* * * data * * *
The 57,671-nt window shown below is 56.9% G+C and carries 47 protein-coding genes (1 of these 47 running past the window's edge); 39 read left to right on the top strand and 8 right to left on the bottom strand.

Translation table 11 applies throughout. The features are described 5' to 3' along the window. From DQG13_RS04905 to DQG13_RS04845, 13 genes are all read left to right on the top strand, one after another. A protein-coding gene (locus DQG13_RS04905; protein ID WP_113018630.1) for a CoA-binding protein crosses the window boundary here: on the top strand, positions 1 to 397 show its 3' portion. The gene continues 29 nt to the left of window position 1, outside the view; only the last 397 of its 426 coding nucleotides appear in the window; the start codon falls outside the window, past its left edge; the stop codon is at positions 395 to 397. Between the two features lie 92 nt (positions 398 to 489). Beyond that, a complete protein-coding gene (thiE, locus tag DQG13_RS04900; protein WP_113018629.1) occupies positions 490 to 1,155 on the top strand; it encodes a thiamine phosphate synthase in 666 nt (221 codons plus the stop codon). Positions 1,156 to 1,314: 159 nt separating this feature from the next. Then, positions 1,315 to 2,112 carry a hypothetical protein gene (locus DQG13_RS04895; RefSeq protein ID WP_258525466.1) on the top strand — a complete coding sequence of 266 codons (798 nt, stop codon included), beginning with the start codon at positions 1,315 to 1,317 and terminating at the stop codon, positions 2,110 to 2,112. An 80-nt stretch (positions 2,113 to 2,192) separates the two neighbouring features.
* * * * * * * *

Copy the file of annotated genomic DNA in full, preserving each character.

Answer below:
The 57,671-nt window shown below is 56.9% G+C and carries 47 protein-coding genes (1 of these 47 running past the window's edge); 39 read left to right on the top strand and 8 right to left on the bottom strand.

Translation table 11 applies throughout. The features are described 5' to 3' along the window. From DQG13_RS04905 to DQG13_RS04845, 13 genes are all read left to right on the top strand, one after another. A protein-coding gene (locus DQG13_RS04905; protein ID WP_113018630.1) for a CoA-binding protein crosses the window boundary here: on the top strand, positions 1 to 397 show its 3' portion. The gene continues 29 nt to the left of window position 1, outside the view; only the last 397 of its 426 coding nucleotides appear in the window; the start codon falls outside the window, past its left edge; the stop codon is at positions 395 to 397. Between the two features lie 92 nt (positions 398 to 489). Beyond that, a complete protein-coding gene (thiE, locus tag DQG13_RS04900; protein WP_113018629.1) occupies positions 490 to 1,155 on the top strand; it encodes a thiamine phosphate synthase in 666 nt (221 codons plus the stop codon). Positions 1,156 to 1,314: 159 nt separating this feature from the next. Then, positions 1,315 to 2,112 carry a hypothetical protein gene (locus DQG13_RS04895; RefSeq protein ID WP_258525466.1) on the top strand — a complete coding sequence of 266 codons (798 nt, stop codon included), beginning with the start codon at positions 1,315 to 1,317 and terminating at the stop codon, positions 2,110 to 2,112. An 80-nt stretch (positions 2,113 to 2,192) separates the two neighbouring features.